could be reached, but always with the idea of bringing the ones who
were saved into the fellowship of a local church.
In all the gatherings of the early assemblies, certainly nothing was
more prominent than prayer. In fact, the church was born in the wake of
prayer (Acts 1:14), and thereafter the Christians “continued steadfastly in prayer” (Acts 2:42).
The Book of Acts presents numerous instances of prayer, at all times
and in all places. Indeed, the entire history of the church is a
tribute to the faithfulness of God who answers prayer.
1. A Special Promise
We do well to remind ourselves constantly
that collective prayer not only has divine sanction, but carries with
it a special promise of the presence of the Lord Himself. In Matthew
18:19 and 20, we read, “Again I say unto you, That if two of you shall
agree on earth as touching any thing that they shall ask, it shall be
done for them of my Father which is in heaven. For where two or three
are gathered together in my name, there am I in the midst of them.”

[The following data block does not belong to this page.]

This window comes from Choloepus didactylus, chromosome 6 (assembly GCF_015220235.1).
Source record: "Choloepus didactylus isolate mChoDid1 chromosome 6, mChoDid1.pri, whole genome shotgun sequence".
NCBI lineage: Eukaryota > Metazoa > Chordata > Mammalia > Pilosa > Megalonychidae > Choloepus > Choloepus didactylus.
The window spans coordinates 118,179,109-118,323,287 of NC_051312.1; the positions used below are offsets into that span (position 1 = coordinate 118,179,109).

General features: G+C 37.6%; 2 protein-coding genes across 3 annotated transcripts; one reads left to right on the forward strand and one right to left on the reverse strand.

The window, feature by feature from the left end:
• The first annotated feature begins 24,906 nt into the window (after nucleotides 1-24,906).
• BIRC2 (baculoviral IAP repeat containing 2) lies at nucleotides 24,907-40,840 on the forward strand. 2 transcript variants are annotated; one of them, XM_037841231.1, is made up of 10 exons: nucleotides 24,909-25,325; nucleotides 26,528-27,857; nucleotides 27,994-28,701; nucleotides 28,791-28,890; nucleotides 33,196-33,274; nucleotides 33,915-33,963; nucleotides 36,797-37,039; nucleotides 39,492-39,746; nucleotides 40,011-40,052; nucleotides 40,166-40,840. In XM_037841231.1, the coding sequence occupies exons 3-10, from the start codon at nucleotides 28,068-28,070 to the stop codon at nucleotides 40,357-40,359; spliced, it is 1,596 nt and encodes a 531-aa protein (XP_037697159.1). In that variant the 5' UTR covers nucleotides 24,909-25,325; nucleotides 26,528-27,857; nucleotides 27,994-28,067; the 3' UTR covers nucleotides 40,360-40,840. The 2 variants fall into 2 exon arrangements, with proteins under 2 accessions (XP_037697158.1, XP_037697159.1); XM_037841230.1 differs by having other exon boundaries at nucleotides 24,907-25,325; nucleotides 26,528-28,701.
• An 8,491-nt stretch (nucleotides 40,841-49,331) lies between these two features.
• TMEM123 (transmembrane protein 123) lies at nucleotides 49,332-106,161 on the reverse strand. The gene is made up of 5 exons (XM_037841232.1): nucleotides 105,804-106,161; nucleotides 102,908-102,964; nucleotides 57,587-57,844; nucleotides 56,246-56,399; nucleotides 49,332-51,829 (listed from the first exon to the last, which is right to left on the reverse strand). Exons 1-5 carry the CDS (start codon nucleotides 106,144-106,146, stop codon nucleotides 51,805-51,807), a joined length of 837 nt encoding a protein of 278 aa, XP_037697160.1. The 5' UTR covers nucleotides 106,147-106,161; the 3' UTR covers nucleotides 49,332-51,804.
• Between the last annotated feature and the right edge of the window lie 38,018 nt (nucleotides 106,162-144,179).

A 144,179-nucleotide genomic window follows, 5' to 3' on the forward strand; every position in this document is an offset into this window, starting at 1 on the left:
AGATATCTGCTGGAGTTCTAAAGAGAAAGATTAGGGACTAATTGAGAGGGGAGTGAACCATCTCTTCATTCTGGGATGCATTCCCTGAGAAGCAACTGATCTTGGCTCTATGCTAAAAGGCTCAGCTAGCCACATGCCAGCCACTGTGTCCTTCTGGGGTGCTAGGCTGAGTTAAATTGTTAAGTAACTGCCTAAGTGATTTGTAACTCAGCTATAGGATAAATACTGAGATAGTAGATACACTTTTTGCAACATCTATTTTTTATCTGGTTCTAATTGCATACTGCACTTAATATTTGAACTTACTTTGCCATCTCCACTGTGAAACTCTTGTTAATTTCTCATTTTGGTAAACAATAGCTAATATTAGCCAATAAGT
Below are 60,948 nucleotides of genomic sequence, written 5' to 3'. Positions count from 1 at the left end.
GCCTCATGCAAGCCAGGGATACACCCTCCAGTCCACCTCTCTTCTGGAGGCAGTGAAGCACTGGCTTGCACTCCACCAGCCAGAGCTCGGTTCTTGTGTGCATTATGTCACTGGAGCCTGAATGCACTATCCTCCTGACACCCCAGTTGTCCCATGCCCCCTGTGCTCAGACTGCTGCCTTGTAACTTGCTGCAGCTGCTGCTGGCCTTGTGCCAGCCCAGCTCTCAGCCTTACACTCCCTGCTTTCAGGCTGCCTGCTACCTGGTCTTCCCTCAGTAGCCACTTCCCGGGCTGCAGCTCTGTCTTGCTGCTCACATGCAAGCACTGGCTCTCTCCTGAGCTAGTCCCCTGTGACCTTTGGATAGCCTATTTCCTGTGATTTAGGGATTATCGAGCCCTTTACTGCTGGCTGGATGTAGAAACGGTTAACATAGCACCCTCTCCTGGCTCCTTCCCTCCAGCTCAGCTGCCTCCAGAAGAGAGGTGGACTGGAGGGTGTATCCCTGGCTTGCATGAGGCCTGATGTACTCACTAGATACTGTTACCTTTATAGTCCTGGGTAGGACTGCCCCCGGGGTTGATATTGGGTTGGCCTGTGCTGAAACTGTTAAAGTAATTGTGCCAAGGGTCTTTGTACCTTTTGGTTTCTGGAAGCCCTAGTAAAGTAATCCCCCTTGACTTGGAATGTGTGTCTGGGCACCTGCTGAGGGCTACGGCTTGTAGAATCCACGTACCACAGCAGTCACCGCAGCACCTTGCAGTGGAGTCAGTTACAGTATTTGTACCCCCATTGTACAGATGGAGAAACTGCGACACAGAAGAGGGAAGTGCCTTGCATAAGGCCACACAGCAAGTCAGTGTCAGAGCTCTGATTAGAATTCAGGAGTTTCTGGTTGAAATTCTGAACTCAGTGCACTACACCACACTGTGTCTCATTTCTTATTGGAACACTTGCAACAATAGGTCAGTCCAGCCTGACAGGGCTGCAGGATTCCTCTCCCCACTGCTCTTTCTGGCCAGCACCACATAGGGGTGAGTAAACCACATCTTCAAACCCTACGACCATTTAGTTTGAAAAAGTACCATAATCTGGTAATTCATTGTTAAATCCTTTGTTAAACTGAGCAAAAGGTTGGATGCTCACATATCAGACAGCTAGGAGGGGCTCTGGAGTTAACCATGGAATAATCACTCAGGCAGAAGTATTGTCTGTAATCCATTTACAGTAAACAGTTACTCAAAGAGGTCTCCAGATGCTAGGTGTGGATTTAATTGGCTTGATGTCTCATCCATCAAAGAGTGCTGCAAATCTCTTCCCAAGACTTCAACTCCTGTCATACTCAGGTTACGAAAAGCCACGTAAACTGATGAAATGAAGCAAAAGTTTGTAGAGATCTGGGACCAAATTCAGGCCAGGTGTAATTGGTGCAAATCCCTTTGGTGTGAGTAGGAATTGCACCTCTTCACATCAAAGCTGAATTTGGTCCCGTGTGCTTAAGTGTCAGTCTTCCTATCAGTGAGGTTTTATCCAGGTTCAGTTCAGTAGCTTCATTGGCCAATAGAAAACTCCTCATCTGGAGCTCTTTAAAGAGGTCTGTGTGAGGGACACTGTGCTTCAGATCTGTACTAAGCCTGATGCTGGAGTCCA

Language could scarcely be clearer than this. We have a twofold pledge
that cannot be broken. First, when two believers are united in
presenting a petition to God, that request is answered. Secondly, when
Christians are gathered in the Name of the Lord Jesus, He is there in
their midst. The trouble is that we do not believe it. If we did, our
prayer meetings would be filled, and our churches would be on fire for
2. How to Pray as a Group
In considering the subject of collective
prayer, we should like at the outset to present a few elementary facts
concerning it. First of all, in a prayer meeting, one person leads at a
time. The others are silent, but actually all are praying. The one
whose voice is audible is expressing the prayers of the group. The
others follow him as he prays, and makes his prayer their own.
Oftentimes they express this unity of spirit by saying “Amen.” Next, we
want to mention that there is a big difference between “saying prayers”
and praying. There is a children’s hymn which makes this distinction:
I often say my prayers,
But do I ever pray?
And do the wishes of my heart
Go with the words I say?
I may as well kneel down
And worship gods of stone
As offer to the living God
A prayer of words alone.
For words without the heart,
The Lord will never hear,
Nor will He to those lips attend,
Whose prayers are not sincere.
There is nothing that will kill a prayer
meeting more quickly than a series of rehearsed prayers where there is
no real heart interest. Too often we just go through a list of empty
petitions. The prayers of young converts are usually refreshing because
they are spontaneous and fresh. But older Christians frequently fall